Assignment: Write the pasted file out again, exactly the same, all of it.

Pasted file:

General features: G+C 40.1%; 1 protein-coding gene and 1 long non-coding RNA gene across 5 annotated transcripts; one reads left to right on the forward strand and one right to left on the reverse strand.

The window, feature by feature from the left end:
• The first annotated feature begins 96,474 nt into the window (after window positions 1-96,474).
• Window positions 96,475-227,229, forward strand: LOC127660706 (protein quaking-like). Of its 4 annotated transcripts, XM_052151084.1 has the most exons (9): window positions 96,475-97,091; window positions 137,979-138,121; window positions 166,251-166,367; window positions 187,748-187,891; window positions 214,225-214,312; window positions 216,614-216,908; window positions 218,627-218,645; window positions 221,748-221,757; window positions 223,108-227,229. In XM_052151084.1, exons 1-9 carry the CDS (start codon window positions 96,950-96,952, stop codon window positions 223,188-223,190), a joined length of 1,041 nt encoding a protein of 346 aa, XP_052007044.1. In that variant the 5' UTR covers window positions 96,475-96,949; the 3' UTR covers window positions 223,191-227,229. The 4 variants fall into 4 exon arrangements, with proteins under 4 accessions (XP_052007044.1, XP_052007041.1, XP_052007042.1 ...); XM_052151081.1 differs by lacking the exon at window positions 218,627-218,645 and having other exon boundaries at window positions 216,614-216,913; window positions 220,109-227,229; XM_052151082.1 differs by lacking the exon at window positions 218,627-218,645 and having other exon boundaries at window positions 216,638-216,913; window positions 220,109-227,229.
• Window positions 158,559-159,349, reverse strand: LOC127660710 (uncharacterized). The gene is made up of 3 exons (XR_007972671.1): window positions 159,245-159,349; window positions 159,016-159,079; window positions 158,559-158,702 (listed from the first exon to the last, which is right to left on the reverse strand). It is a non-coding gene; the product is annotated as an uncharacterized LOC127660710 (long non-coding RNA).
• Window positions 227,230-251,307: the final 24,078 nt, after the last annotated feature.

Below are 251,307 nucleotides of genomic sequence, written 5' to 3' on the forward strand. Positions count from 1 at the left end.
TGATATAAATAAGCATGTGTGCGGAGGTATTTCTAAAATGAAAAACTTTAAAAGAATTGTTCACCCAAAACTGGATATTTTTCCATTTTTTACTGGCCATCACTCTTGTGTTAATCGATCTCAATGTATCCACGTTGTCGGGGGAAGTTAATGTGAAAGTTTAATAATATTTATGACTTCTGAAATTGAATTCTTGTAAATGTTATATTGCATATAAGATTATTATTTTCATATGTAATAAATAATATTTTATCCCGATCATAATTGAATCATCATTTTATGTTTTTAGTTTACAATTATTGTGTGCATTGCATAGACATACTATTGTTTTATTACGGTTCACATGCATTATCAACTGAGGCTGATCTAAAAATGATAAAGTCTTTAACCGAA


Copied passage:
General features: G+C 40.1%; 1 protein-coding gene and 1 long non-coding RNA gene across 5 annotated transcripts; one reads left to right on the forward strand and one right to left on the reverse strand.

The window, feature by feature from the left end:
• The first annotated feature begins 96,474 nt into the window (after window positions 1-96,474).
• Window positions 96,475-227,229, forward strand: LOC127660706 (protein quaking-like). Of its 4 annotated transcripts, XM_052151084.1 has the most exons (9): window positions 96,475-97,091; window positions 137,979-138,121; window positions 166,251-166,367; window positions 187,748-187,891; window positions 214,225-214,312; window positions 216,614-216,908; window positions 218,627-218,645; window positions 221,748-221,757; window positions 223,108-227,229. In XM_052151084.1, exons 1-9 carry the CDS (start codon window positions 96,950-96,952, stop codon window positions 223,188-223,190), a joined length of 1,041 nt encoding a protein of 346 aa, XP_052007044.1. In that variant the 5' UTR covers window positions 96,475-96,949; the 3' UTR covers window positions 223,191-227,229. The 4 variants fall into 4 exon arrangements, with proteins under 4 accessions (XP_052007044.1, XP_052007041.1, XP_052007042.1 ...); XM_052151081.1 differs by lacking the exon at window positions 218,627-218,645 and having other exon boundaries at window positions 216,614-216,913; window positions 220,109-227,229; XM_052151082.1 differs by lacking the exon at window positions 218,627-218,645 and having other exon boundaries at window positions 216,638-216,913; window positions 220,109-227,229.
• Window positions 158,559-159,349, reverse strand: LOC127660710 (uncharacterized). The gene is made up of 3 exons (XR_007972671.1): window positions 159,245-159,349; window positions 159,016-159,079; window positions 158,559-158,702 (listed from the first exon to the last, which is right to left on the reverse strand). It is a non-coding gene; the product is annotated as an uncharacterized LOC127660710 (long non-coding RNA).
• Window positions 227,230-251,307: the final 24,078 nt, after the last annotated feature.

Below are 251,307 nucleotides of genomic sequence, written 5' to 3' on the forward strand. Positions count from 1 at the left end.
TGATATAAATAAGCATGTGTGCGGAGGTATTTCTAAAATGAAAAACTTTAAAAGAATTGTTCACCCAAAACTGGATATTTTTCCATTTTTTACTGGCCATCACTCTTGTGTTAATCGATCTCAATGTATCCACGTTGTCGGGGGAAGTTAATGTGAAAGTTTAATAATATTTATGACTTCTGAAATTGAATTCTTGTAAATGTTATATTGCATATAAGATTATTATTTTCATATGTAATAAATAATATTTTATCCCGATCATAATTGAATCATCATTTTATGTTTTTAGTTTACAATTATTGTGTGCATTGCATAGACATACTATTGTTTTATTACGGTTCACATGCATTATCAACTGAGGCTGATCTAAAAATGATAAAGTCTTTAACCGAA